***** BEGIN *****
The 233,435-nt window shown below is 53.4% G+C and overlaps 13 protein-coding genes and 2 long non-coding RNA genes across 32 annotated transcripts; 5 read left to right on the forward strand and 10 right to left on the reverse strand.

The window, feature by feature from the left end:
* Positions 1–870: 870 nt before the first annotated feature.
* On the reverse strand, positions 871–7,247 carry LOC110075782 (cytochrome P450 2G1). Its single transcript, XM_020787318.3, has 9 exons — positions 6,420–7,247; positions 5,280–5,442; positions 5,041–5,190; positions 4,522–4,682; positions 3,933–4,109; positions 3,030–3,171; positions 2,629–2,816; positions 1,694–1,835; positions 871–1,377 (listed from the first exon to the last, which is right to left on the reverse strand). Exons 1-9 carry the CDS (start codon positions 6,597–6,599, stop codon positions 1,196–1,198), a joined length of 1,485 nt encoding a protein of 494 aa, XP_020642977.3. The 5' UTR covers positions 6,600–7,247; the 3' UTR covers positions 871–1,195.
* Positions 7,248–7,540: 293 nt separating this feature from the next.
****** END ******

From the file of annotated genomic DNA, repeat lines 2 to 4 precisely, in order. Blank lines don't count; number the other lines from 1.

The window, feature by feature from the left end:
* Positions 1–870: 870 nt before the first annotated feature.
* On the reverse strand, positions 871–7,247 carry LOC110075782 (cytochrome P450 2G1). Its single transcript, XM_020787318.3, has 9 exons — positions 6,420–7,247; positions 5,280–5,442; positions 5,041–5,190; positions 4,522–4,682; positions 3,933–4,109; positions 3,030–3,171; positions 2,629–2,816; positions 1,694–1,835; positions 871–1,377 (listed from the first exon to the last, which is right to left on the reverse strand). Exons 1-9 carry the CDS (start codon positions 6,597–6,599, stop codon positions 1,196–1,198), a joined length of 1,485 nt encoding a protein of 494 aa, XP_020642977.3. The 5' UTR covers positions 6,600–7,247; the 3' UTR covers positions 871–1,195.